“Men are often challenged because their sexuality has always been defined by a more “horny”, driven imperative,” says Ocean.  “There’s a social pressure for men to behave in an aggressive way—to push forward. Energy builds up in the root and tends to just burst out. But it can also spiral up. That’s what we teach in Tantra—how to direct the energy to ascend, so they can control it and use it as they choose instead of just blowing it out.”

Once a foundation of internal integrity has been achieved, the individual is better prepared to engage in a meaningful exchange with a partner. “Sex is the icing on the cake of Tantra,” Leianna says with a smile. “It’s very advanced. Individual work is very important. You don’t want to lose yourself in your partner—that’s enmeshment and it’s very funky. You want each partner to be as full-on in their Selfhood as possible. The Tantric element is what really assists a couple in going deeper into their intimacy, into really seeing the essence of the other because we’re fully aroused and wide open. The energetic armor has faded away and we find ourselves in beautiful authenticity. We can look deeply into each other. Even in orgasm, we’re habituated to closing our eyes because the power is so big.  Engaging it open-eyed, being fully embodied, is truly liberating.”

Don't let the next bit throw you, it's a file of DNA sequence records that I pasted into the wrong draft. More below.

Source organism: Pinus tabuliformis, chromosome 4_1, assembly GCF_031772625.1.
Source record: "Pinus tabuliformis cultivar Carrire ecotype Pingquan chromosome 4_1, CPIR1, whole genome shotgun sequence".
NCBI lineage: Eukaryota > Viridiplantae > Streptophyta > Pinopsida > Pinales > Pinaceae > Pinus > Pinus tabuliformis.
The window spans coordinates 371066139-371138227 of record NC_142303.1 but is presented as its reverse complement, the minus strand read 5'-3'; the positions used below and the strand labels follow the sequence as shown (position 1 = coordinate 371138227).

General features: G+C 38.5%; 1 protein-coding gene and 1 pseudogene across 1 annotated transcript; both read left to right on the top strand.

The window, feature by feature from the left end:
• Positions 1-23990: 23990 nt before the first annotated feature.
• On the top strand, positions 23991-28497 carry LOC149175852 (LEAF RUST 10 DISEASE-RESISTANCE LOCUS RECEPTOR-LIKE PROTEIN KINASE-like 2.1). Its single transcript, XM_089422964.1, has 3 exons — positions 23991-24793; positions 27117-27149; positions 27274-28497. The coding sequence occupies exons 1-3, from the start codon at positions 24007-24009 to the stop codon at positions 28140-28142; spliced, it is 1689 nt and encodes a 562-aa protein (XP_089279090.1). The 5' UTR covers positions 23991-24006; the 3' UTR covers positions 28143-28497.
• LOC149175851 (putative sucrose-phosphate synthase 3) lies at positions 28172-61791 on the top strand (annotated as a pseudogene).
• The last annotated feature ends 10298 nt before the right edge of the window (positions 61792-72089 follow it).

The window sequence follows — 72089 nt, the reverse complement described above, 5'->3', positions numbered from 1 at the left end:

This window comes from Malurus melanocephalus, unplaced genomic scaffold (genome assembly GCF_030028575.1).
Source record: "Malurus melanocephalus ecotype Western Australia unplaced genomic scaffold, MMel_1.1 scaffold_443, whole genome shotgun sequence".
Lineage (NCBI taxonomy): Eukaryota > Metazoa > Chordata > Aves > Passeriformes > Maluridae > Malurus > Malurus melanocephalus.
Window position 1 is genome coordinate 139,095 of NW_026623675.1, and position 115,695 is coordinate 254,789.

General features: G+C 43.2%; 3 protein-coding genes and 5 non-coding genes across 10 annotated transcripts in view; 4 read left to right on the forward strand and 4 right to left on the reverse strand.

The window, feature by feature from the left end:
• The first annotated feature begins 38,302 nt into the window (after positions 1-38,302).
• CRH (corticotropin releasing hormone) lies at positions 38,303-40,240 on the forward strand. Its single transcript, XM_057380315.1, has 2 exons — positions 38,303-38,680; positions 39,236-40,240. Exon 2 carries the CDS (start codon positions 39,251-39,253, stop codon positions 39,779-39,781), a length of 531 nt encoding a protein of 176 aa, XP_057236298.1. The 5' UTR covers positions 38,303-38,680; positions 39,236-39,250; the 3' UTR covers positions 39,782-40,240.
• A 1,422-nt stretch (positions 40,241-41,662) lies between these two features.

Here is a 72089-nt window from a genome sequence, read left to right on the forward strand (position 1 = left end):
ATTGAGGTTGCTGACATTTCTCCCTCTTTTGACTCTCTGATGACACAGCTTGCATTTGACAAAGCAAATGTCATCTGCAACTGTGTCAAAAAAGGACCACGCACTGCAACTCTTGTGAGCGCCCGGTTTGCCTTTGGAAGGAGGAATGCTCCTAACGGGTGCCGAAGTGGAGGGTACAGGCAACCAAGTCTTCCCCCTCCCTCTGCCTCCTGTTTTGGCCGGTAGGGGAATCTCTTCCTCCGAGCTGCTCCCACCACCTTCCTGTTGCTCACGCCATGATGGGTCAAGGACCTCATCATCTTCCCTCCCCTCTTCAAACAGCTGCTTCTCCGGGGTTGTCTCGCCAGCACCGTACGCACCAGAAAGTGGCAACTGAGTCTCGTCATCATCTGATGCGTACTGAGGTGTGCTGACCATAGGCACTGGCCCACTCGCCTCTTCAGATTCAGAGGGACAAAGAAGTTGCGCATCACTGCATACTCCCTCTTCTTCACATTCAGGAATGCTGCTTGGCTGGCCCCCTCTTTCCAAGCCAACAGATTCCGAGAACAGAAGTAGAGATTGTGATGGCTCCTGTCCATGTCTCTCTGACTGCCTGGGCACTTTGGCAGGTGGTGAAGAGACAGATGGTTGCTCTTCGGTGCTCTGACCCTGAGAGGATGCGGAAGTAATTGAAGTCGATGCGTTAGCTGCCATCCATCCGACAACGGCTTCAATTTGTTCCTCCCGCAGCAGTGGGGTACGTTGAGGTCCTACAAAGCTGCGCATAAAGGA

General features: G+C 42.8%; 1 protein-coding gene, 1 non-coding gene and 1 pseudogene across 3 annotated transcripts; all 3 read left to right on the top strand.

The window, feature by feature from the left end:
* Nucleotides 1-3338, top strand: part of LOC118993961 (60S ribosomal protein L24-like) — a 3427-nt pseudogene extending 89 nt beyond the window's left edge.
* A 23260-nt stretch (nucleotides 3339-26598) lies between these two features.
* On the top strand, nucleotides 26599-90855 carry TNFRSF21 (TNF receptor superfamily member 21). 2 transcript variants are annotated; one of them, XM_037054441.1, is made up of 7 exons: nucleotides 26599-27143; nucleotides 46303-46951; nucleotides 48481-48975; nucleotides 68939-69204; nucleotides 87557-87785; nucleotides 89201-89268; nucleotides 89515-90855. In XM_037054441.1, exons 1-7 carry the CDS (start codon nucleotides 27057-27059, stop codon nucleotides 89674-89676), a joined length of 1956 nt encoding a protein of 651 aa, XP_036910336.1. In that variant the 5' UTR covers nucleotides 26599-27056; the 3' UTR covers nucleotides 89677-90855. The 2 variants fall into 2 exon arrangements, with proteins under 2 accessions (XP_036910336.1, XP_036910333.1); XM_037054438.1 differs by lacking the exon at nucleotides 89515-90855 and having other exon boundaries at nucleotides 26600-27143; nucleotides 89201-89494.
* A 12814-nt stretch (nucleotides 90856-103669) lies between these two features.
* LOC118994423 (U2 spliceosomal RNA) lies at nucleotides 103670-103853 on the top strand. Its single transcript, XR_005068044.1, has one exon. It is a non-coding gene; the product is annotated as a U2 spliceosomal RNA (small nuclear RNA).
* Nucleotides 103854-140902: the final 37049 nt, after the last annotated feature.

“Yes!” agrees Ocean. “You are creating a sacred space where each person feels comfortable in expressing their needs and desires. It’s free of expectation… there is nothing that is required. One of the myths of our culture is that we have to be doing something, rather than just letting the loving experience unfold. We get caught up in performance anxiety. The energy between two people is already there… we just have to tap into it, surrender, and be present. The point is to peel away the layers so that your essential self can emerge. When that happens, and you are witnessed in a loving, divine embrace… Wow!”
The Tantrikas smile and nod knowingly. “There is a wonderful quote from Osho that I believe sums it up,” offers Lady Lark…